500 Words or Less Reviews: Harry Potter and the Prisoner of Azkaban
- 500WoL Reviews: Harry Potter and the Sorcerer’s Stone, or Don’t Be A Dursley, or a Review for Literary Snobs
- 500 Words or Less Reviews: Harry Potter and the Chamber of Secrets
- 500 Words or Less Reviews: Harry Potter and the Prisoner of Azkaban
- 500 Words or Less Reviews: Harry Potter and The Goblet of Fire
- 500WoL: Harry Potter and the Order of the Phoenix
- 500 Words or Less Reviews: Harry Potter and the Half-Blood Prince
- 500 + 63 Words or Less Reviews: The Deathly Hallows
First of all, poor, poor Aunt Marge. How the blazes was she to know Harry was a powerful wizard in training? Why did no one tell her before she made such a huge mistake? Such a horrible thing as being all blown up should never happen to such a kindly, good-natured soul. Kidding. Totally deserved it.
Anyway, although I do wish there had been a much greater appearance by the ghosts, this was probably on par with the second book but not as good as the first. There were many other interesting new plot points, characters, and creatures. These are a few of my favorite things: Professor Lupin, the time travel (I’m a sucker for time travel), and the Dementors.
For so many reasons my respect for Rowling’s creative genius has been bolstered by each of these three books. There were a lot of ingenious, creative touches in this current work. The Dementors as the embodiment of depression: Genius. I have read that as she was writing this book she herself began treatment for severe depression and that the Dementors were a direct inspiration of this. And the obvious cure to make you feel all better: Chocolate! Madame Pomphrey apparently keeps lots of it on hand, probably taking a nip now and then herself—for medicinal purposes, you understand.
Most of the dialogue in Harry Potter and the Prisoner of Azkaban is really good. However, there are two pretty sizeable dialogue wastelands in this one. Both are awkward portions involving the relating of a lots of information. The first occurs in the middle of the book. Harry overhears Cornelius Fudge, Minerva McGonagall, Filius Flitwick, and Rubeus Hagrid while they are hanging out at a bar in Hogsmeade. First of all, maybe it’s just me but these four don’t seem like they would hang out at a bar with each other. It just seemed awkward. Second, the dialogue of this portion seemed longer than it really was because it was not that well written. Same thing for another overlong dialogue wasteland toward the end of the book when Lupin, Sirius, Harry, Ron, and Hermione have another tedious and awkward “information-relating” conversation. While the information related in both was crucial to the plot, I wish Rowling had done it less awkwardly. Rowling is a superior author in many ways, but she is not J.R.R. Tolkien who can get away with long patches of information-relation dialogue (See “The Council of Elrond,” a chapter in Fellowship of the Ring which is almost entirely a long conversation of massive “information-relation).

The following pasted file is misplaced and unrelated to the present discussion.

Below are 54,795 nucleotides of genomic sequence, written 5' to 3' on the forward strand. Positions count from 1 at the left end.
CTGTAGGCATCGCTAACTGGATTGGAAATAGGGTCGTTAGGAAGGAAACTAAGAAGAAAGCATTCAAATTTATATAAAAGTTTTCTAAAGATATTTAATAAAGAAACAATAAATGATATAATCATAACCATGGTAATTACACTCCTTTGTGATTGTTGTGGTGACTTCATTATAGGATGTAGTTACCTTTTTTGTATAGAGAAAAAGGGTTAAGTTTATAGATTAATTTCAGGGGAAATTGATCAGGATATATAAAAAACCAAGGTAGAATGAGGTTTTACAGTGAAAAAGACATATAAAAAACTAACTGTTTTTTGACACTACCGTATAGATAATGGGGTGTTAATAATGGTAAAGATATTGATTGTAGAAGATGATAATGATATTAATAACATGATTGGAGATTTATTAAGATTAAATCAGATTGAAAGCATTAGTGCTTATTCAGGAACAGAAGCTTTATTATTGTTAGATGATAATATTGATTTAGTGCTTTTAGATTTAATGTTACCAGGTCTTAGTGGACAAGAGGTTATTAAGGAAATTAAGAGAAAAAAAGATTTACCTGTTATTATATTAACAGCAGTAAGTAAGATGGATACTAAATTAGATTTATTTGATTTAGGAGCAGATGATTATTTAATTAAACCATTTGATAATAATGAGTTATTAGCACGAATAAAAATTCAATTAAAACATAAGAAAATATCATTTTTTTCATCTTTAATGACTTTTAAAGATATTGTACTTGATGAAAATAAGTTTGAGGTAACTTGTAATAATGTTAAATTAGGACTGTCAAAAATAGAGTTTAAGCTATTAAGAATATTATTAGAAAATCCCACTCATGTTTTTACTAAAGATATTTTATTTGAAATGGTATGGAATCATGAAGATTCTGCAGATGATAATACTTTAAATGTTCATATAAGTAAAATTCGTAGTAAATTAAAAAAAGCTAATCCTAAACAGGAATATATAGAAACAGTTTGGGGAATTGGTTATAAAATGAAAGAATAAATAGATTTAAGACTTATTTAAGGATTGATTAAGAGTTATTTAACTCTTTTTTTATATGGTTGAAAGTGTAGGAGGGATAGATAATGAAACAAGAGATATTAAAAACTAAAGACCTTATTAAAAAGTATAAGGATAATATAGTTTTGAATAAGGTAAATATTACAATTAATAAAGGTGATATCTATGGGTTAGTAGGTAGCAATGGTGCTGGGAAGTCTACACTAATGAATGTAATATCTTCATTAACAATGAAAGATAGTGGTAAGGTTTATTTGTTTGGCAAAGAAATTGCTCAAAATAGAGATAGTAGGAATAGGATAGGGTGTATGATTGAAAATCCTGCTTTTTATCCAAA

Where Rowling particularly shines to me is the many small passing details like Harry’s mirror reflection talking back to him or the giant squid propelling itself dreamily across the surface of the lake or Dumbledore addressing Dereck, a first-year student, at a Christmas party, causing him to turn bright red. These are only three examples of what Rowling does best: Imaginative and insightful detail. Harry Potter and the Prisoner of Azkaban is rife with them. And thus, Rowling achieves another timeless victory.
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3 thoughts on “500 Words or Less Reviews: Harry Potter and the Prisoner of Azkaban”
The exposition dumps do get better in future books.
Lupin is great. The Dementors are fantastic creations. Love the review Ben. Your best one yet of the series.
The huge portions explanatory dialogue bothered me the first couple to three readings as well. They exist in every book except 6, if I recall. Only in 7 was I not a little annoyed by how she used dialogue and not action to communicate the plot twists and stuff. Phill once mentioned something to me that helped explain it to where it bothered me less…Maybe something to do with how the first few books were definitely more for kids and explanatory dialogue suits them better. But even in 4 and 5, which were better, it was a tad much to me.
I will say by the fourth reading or so they didn’t bother me. I just accepted them as part of the works and as I’ve said before: some things become like family to me and I love even their faults.
I agree that the Council in FOTR does this much more masterfully than any of the HP books. Tho 7 is much much better.
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